Album Review: HARDY, A ROCK



If you read the writing credits for … just about anything released in mainstream country music within the past few years – and beyond, depending on the act in question – you’ll probably recognize a frequently recurring name, Michael Hardy. You’ll also know he started pushing his own material to country radio last year, starting with the utterly stupid “Rednecker” before further branding himself as a frat-bro with his Hixtape project. There’s rumors that it’s all a parody, and that HARDY is purposefully poking fun at the biggest clichés to invade mainstream country music within the past decade.

Here’s my counterpoint: Look at the artists he’s most associated with – Florida Georgia Line, Chris Lane and Dallas Smith – and then try saying that again with a straight face. Granted, I’ve long argued that there’s nothing inherently wrong with dumb party music branded under the “bro-country” moniker. The issue comes in that trend’s overreliance on machismo and country pride and a misogynistic streak toward its female characters … and that, sadly, is the side of bro-country HARDY mostly falls on, as if the all-caps branding wasn’t enough of a giveaway.

Sure, he’s a detailed writer, and that’s why, I think, most people haven’t immediately written this off as an attempt at any sort of revival of the trend itself. It’s just that his details are completely unlikable, and that he draws acclaim for his writing only reminds me of discussions of yesterday, when Sam Hunt was first emerging on the scene – it’s different from the current crop of music, but it’s not exciting, nor is it remotely redeemable.

And, unlike Hixtape, I can’t even say A ROCK is aiming for parody. There’s a tribute to a deceased friend on “Give Heaven Some Hell” that probably makes for the one redeeming song off this album, but even it chooses to emphasize how much of a good ol’ country boy he was, rather than, oh, I don’t know, his actual humanity or any good memories the two friends had on Earth. It’s in character for the project, sure, but it still feels contrived as a whole, like it’s constantly going out of its way to remind listeners these characters are C-O-U-N-T-R-Y. The same can be said for lead single “One Beer,” where, yes, that lack of humanity is the point to serve how having to deal with unplanned pregnancies is an unfortunate, all-too-common situation for many young people. But that doesn’t mean there isn’t a story there, either. Instead, what we get are choppy images that lack the sequencing to make for a memorable tune.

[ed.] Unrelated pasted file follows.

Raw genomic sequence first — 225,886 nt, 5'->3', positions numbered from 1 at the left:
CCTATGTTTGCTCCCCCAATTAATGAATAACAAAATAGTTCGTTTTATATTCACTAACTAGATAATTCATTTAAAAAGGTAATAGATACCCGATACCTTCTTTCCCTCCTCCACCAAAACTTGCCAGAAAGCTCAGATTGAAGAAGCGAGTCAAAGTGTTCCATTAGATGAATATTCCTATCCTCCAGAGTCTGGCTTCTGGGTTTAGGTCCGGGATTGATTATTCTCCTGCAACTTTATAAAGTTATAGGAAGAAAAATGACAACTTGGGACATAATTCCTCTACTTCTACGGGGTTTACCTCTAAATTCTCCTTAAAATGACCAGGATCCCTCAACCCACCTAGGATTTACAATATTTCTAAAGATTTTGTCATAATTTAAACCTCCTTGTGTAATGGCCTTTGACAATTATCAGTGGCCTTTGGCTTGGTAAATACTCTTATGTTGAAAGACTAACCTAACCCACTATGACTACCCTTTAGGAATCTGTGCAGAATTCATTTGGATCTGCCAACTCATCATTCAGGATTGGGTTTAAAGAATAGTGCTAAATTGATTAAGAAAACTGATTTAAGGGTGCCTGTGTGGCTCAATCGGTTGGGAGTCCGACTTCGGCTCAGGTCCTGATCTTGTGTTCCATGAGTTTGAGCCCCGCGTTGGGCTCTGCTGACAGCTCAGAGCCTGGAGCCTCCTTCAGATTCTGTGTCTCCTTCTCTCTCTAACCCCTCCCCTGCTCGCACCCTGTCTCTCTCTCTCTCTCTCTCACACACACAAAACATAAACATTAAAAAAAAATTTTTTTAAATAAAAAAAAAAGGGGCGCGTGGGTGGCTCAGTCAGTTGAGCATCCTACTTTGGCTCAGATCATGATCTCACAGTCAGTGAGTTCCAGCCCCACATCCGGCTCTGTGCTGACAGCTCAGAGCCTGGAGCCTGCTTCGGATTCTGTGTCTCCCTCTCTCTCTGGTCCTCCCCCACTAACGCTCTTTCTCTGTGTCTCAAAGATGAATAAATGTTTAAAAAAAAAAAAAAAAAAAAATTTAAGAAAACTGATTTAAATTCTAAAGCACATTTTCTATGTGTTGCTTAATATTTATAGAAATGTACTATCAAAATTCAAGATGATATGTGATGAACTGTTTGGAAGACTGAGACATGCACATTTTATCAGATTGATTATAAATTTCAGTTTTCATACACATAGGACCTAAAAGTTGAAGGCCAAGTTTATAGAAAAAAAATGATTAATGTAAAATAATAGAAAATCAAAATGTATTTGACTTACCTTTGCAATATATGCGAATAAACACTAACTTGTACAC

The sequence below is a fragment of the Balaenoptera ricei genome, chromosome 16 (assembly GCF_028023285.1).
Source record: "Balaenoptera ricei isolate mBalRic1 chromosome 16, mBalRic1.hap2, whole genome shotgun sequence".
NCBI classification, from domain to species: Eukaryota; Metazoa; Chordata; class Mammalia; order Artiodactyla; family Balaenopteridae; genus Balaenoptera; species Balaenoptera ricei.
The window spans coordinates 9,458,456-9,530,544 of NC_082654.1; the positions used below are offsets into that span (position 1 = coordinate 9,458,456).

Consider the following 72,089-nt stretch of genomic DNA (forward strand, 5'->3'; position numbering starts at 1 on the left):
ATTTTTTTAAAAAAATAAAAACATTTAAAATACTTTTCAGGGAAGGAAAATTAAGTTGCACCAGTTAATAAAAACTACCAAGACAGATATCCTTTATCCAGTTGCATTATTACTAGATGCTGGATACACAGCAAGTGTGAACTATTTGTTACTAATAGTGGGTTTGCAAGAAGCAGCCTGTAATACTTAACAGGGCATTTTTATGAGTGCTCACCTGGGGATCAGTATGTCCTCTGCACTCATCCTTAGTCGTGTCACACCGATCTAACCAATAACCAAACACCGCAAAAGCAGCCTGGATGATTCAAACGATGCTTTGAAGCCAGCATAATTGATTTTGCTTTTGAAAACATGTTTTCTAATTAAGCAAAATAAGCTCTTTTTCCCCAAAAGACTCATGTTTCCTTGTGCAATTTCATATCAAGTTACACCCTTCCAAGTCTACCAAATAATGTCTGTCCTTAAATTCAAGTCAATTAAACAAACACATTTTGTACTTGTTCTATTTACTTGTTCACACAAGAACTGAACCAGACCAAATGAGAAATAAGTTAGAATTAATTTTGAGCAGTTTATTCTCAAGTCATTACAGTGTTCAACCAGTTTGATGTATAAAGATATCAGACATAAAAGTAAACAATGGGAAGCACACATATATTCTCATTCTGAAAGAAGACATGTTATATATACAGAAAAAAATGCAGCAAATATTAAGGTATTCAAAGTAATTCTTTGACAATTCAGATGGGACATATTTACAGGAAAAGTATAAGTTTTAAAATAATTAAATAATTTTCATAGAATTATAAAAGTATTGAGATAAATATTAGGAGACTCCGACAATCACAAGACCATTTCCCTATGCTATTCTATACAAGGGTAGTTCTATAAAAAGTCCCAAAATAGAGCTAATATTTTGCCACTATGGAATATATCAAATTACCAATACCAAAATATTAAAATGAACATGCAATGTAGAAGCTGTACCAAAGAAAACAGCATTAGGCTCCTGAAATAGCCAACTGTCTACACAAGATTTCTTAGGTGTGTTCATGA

But those are the tracks aiming for depth with admirable intentions. What we get otherwise is a bad, mainstream imitation of Koe Wetzel’s worst tendencies, with an overindulgence of ‘90s alt-rock production, made worse with Joey Moi behind the wheel – because literally everything sits at the front of the mix when Joey Moi is behind the wheel. It’s a mess, and it doesn’t help that HARDY is one of the most painfully limited vocalists I’ve ever covered, meaning he lacks the firepower to howl on the moments that rock out – with cluttered, poorly mixed guitar tones, if I might add – and any sort of depth as an interpreter to make the more serious selections work. He’s a solid writer from a technical perspective, and his melodies and hooks benefit from that.

There’s no more dancing around it, though – the bad songs here are downright terrible, rivaled only by Sam Hunt’s atrocity Southside from earlier this year for some of the worst ones of this year. Let’s just run it down: “Truck” is overloaded with machismo in trying to lay out how it’s perfectly acceptable to judge a man based on how he decorates his truck, written by someone who likely gets way too much of a chuckle from “truck nuts”; “Boots” finds our featured character waking up from a drunken stupor, only to have his significant other force him to leave – I can’t imagine why – and hey, he woke up with his boots on, so he’s ready! He even has the gall to be annoyed with how fed up she is of his behavior, as if she’s in the wrong; On “Hate Your Hometown,” instead of wishing his significant other the best as she moves away to ail her homesickness, he’s petty enough to hope not only that she doesn’t find a remedy for her problem, but that she spirals down further and crawls back to him; “Ain’t A Bad Day” at least shows some real remorse for his actions taken in ending a relationship, but instead of trying to be a better person, he’s just content being pissy and whiny; And I don’t have to explain a song called “Unapologetically Country As Hell.” There’s country pride, and then there’s overcompensation and reactionary anger to make it all sound insecure with itself. This is a textbook example of the latter at play.

Recommended track: “Give Heaven Some Hell”


  1. It’s albums and hucksters like these that make non-country fans (and even more than a few who are country fans) hard-pressed to take country music seriously today.

    I say this with all due sincerity: This “HARDY” guy is a f***ing embarrassment to the genre.

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